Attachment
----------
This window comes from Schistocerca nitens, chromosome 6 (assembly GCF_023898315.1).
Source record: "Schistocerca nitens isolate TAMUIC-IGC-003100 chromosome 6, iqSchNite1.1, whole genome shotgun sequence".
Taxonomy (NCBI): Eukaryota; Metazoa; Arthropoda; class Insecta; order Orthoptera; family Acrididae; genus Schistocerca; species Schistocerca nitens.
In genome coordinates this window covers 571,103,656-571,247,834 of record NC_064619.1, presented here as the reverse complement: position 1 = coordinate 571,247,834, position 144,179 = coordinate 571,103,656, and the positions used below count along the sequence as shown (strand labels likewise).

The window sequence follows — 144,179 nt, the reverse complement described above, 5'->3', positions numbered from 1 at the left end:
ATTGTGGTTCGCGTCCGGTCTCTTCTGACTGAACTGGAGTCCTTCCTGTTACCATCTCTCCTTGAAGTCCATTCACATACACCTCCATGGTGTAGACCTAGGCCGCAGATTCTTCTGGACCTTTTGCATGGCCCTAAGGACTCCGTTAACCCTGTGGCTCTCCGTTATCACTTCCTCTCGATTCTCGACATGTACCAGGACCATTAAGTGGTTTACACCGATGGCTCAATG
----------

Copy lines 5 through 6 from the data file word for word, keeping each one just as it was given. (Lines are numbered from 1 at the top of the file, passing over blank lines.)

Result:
The window sequence follows — 144,179 nt, the reverse complement described above, 5'->3', positions numbered from 1 at the left end:
ATTGTGGTTCGCGTCCGGTCTCTTCTGACTGAACTGGAGTCCTTCCTGTTACCATCTCTCCTTGAAGTCCATTCACATACACCTCCATGGTGTAGACCTAGGCCGCAGATTCTTCTGGACCTTTTGCATGGCCCTAAGGACTCCGTTAACCCTGTGGCTCTCCGTTATCACTTCCTCTCGATTCTCGACATGTACCAGGACCATTAAGTGGTTTACACCGATGGCTCAATG